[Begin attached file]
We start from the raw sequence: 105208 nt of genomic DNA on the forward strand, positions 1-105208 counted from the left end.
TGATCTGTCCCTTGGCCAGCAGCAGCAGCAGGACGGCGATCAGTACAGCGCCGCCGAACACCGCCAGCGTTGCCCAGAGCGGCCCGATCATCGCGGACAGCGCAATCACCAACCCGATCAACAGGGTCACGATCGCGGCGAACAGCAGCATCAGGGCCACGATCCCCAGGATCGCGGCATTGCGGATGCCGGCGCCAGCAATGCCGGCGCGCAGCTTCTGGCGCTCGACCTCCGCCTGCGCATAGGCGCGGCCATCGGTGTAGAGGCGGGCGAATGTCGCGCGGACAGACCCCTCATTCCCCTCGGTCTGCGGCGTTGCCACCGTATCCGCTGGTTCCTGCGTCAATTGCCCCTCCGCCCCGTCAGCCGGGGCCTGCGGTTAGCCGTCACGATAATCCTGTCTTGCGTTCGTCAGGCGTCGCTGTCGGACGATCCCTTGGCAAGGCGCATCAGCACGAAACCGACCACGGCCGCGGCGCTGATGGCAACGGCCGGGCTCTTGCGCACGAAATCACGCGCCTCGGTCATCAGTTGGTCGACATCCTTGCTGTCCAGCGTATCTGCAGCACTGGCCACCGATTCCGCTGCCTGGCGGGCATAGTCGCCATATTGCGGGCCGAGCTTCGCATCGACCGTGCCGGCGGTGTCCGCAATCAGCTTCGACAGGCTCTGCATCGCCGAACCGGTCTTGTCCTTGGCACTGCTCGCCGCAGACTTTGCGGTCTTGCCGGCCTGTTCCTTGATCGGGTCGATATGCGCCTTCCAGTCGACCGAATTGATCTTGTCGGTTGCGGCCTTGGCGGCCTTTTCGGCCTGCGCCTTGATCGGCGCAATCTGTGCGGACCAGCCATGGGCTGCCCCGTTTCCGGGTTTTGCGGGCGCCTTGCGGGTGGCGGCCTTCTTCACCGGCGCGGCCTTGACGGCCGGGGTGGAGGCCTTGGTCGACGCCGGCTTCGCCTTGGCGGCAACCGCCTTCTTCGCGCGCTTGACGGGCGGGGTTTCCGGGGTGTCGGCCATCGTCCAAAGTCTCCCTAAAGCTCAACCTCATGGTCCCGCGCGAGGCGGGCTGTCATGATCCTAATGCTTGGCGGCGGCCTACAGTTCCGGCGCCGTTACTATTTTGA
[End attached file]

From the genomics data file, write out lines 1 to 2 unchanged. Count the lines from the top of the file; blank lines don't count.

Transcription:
We start from the raw sequence: 105208 nt of genomic DNA on the forward strand, positions 1-105208 counted from the left end.
TGATCTGTCCCTTGGCCAGCAGCAGCAGCAGGACGGCGATCAGTACAGCGCCGCCGAACACCGCCAGCGTTGCCCAGAGCGGCCCGATCATCGCGGACAGCGCAATCACCAACCCGATCAACAGGGTCACGATCGCGGCGAACAGCAGCATCAGGGCCACGATCCCCAGGATCGCGGCATTGCGGATGCCGGCGCCAGCAATGCCGGCGCGCAGCTTCTGGCGCTCGACCTCCGCCTGCGCATAGGCGCGGCCATCGGTGTAGAGGCGGGCGAATGTCGCGCGGACAGACCCCTCATTCCCCTCGGTCTGCGGCGTTGCCACCGTATCCGCTGGTTCCTGCGTCAATTGCCCCTCCGCCCCGTCAGCCGGGGCCTGCGGTTAGCCGTCACGATAATCCTGTCTTGCGTTCGTCAGGCGTCGCTGTCGGACGATCCCTTGGCAAGGCGCATCAGCACGAAACCGACCACGGCCGCGGCGCTGATGGCAACGGCCGGGCTCTTGCGCACGAAATCACGCGCCTCGGTCATCAGTTGGTCGACATCCTTGCTGTCCAGCGTATCTGCAGCACTGGCCACCGATTCCGCTGCCTGGCGGGCATAGTCGCCATATTGCGGGCCGAGCTTCGCATCGACCGTGCCGGCGGTGTCCGCAATCAGCTTCGACAGGCTCTGCATCGCCGAACCGGTCTTGTCCTTGGCACTGCTCGCCGCAGACTTTGCGGTCTTGCCGGCCTGTTCCTTGATCGGGTCGATATGCGCCTTCCAGTCGACCGAATTGATCTTGTCGGTTGCGGCCTTGGCGGCCTTTTCGGCCTGCGCCTTGATCGGCGCAATCTGTGCGGACCAGCCATGGGCTGCCCCGTTTCCGGGTTTTGCGGGCGCCTTGCGGGTGGCGGCCTTCTTCACCGGCGCGGCCTTGACGGCCGGGGTGGAGGCCTTGGTCGACGCCGGCTTCGCCTTGGCGGCAACCGCCTTCTTCGCGCGCTTGACGGGCGGGGTTTCCGGGGTGTCGGCCATCGTCCAAAGTCTCCCTAAAGCTCAACCTCATGGTCCCGCGCGAGGCGGGCTGTCATGATCCTAATGCTTGGCGGCGGCCTACAGTTCCGGCGCCGTTACTATTTTGA